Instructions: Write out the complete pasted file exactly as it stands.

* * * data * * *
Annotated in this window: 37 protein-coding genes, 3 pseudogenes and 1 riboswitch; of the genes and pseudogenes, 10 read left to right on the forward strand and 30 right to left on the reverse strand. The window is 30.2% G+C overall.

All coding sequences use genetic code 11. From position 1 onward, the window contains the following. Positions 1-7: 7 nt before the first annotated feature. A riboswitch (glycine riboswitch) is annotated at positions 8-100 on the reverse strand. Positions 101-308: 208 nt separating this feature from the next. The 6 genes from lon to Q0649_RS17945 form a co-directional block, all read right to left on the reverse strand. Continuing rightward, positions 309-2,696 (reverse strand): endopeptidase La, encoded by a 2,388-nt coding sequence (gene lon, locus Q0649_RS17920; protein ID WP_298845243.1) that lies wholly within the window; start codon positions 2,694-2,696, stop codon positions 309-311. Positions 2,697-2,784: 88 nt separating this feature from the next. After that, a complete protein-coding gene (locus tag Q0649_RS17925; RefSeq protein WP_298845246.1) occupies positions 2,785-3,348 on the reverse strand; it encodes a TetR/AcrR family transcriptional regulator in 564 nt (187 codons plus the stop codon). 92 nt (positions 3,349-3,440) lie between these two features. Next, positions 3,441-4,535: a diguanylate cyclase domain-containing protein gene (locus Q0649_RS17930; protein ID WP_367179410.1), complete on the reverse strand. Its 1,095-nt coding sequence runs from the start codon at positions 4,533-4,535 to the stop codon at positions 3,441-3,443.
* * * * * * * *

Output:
Annotated in this window: 37 protein-coding genes, 3 pseudogenes and 1 riboswitch; of the genes and pseudogenes, 10 read left to right on the forward strand and 30 right to left on the reverse strand. The window is 30.2% G+C overall.

All coding sequences use genetic code 11. From position 1 onward, the window contains the following. Positions 1-7: 7 nt before the first annotated feature. A riboswitch (glycine riboswitch) is annotated at positions 8-100 on the reverse strand. Positions 101-308: 208 nt separating this feature from the next. The 6 genes from lon to Q0649_RS17945 form a co-directional block, all read right to left on the reverse strand. Continuing rightward, positions 309-2,696 (reverse strand): endopeptidase La, encoded by a 2,388-nt coding sequence (gene lon, locus Q0649_RS17920; protein ID WP_298845243.1) that lies wholly within the window; start codon positions 2,694-2,696, stop codon positions 309-311. Positions 2,697-2,784: 88 nt separating this feature from the next. After that, a complete protein-coding gene (locus tag Q0649_RS17925; RefSeq protein WP_298845246.1) occupies positions 2,785-3,348 on the reverse strand; it encodes a TetR/AcrR family transcriptional regulator in 564 nt (187 codons plus the stop codon). 92 nt (positions 3,349-3,440) lie between these two features. Next, positions 3,441-4,535: a diguanylate cyclase domain-containing protein gene (locus Q0649_RS17930; protein ID WP_367179410.1), complete on the reverse strand. Its 1,095-nt coding sequence runs from the start codon at positions 4,533-4,535 to the stop codon at positions 3,441-3,443.